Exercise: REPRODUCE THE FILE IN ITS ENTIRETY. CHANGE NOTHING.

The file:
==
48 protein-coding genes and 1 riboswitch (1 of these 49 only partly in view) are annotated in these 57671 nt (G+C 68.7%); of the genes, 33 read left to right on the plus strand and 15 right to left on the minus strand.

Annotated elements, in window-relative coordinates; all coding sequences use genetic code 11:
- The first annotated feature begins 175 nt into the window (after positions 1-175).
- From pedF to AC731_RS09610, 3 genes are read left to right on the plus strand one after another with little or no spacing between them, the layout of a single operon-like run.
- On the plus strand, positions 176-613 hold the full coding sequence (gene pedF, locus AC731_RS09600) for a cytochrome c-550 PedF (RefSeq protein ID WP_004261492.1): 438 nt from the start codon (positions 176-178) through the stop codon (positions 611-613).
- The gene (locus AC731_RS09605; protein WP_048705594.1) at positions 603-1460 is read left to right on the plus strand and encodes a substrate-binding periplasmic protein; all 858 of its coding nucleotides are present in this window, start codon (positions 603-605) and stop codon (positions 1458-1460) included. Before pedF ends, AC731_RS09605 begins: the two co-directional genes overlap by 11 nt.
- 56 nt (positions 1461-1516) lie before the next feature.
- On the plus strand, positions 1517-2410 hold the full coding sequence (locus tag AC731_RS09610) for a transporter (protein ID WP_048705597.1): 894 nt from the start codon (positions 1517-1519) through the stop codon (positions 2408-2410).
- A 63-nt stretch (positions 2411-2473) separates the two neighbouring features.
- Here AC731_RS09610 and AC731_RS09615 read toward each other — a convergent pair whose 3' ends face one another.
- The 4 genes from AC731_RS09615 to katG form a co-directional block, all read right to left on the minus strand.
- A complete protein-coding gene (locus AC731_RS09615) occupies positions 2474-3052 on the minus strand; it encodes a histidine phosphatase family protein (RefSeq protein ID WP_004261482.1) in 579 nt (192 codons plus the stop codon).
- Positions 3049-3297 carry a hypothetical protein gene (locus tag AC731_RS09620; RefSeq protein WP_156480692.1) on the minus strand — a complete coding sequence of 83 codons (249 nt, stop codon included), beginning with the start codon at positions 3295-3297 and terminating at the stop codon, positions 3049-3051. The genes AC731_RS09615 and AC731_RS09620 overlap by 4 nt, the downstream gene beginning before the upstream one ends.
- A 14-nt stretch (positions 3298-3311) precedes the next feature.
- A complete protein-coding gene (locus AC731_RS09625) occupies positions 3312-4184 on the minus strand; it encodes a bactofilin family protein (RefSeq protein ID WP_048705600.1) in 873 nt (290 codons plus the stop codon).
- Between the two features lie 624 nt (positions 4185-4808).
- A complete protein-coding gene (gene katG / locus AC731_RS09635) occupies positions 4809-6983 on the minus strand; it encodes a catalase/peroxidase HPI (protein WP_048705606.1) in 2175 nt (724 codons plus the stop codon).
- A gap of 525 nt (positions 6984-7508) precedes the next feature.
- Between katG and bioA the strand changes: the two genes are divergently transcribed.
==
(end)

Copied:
48 protein-coding genes and 1 riboswitch (1 of these 49 only partly in view) are annotated in these 57671 nt (G+C 68.7%); of the genes, 33 read left to right on the plus strand and 15 right to left on the minus strand.

Annotated elements, in window-relative coordinates; all coding sequences use genetic code 11:
- The first annotated feature begins 175 nt into the window (after positions 1-175).
- From pedF to AC731_RS09610, 3 genes are read left to right on the plus strand one after another with little or no spacing between them, the layout of a single operon-like run.
- On the plus strand, positions 176-613 hold the full coding sequence (gene pedF, locus AC731_RS09600) for a cytochrome c-550 PedF (RefSeq protein ID WP_004261492.1): 438 nt from the start codon (positions 176-178) through the stop codon (positions 611-613).
- The gene (locus AC731_RS09605; protein WP_048705594.1) at positions 603-1460 is read left to right on the plus strand and encodes a substrate-binding periplasmic protein; all 858 of its coding nucleotides are present in this window, start codon (positions 603-605) and stop codon (positions 1458-1460) included. Before pedF ends, AC731_RS09605 begins: the two co-directional genes overlap by 11 nt.
- 56 nt (positions 1461-1516) lie before the next feature.
- On the plus strand, positions 1517-2410 hold the full coding sequence (locus tag AC731_RS09610) for a transporter (protein ID WP_048705597.1): 894 nt from the start codon (positions 1517-1519) through the stop codon (positions 2408-2410).
- A 63-nt stretch (positions 2411-2473) separates the two neighbouring features.
- Here AC731_RS09610 and AC731_RS09615 read toward each other — a convergent pair whose 3' ends face one another.
- The 4 genes from AC731_RS09615 to katG form a co-directional block, all read right to left on the minus strand.
- A complete protein-coding gene (locus AC731_RS09615) occupies positions 2474-3052 on the minus strand; it encodes a histidine phosphatase family protein (RefSeq protein ID WP_004261482.1) in 579 nt (192 codons plus the stop codon).
- Positions 3049-3297 carry a hypothetical protein gene (locus tag AC731_RS09620; RefSeq protein WP_156480692.1) on the minus strand — a complete coding sequence of 83 codons (249 nt, stop codon included), beginning with the start codon at positions 3295-3297 and terminating at the stop codon, positions 3049-3051. The genes AC731_RS09615 and AC731_RS09620 overlap by 4 nt, the downstream gene beginning before the upstream one ends.
- A 14-nt stretch (positions 3298-3311) precedes the next feature.
- A complete protein-coding gene (locus AC731_RS09625) occupies positions 3312-4184 on the minus strand; it encodes a bactofilin family protein (RefSeq protein ID WP_048705600.1) in 873 nt (290 codons plus the stop codon).
- Between the two features lie 624 nt (positions 4185-4808).
- A complete protein-coding gene (gene katG / locus AC731_RS09635) occupies positions 4809-6983 on the minus strand; it encodes a catalase/peroxidase HPI (protein WP_048705606.1) in 2175 nt (724 codons plus the stop codon).
- A gap of 525 nt (positions 6984-7508) precedes the next feature.
- Between katG and bioA the strand changes: the two genes are divergently transcribed.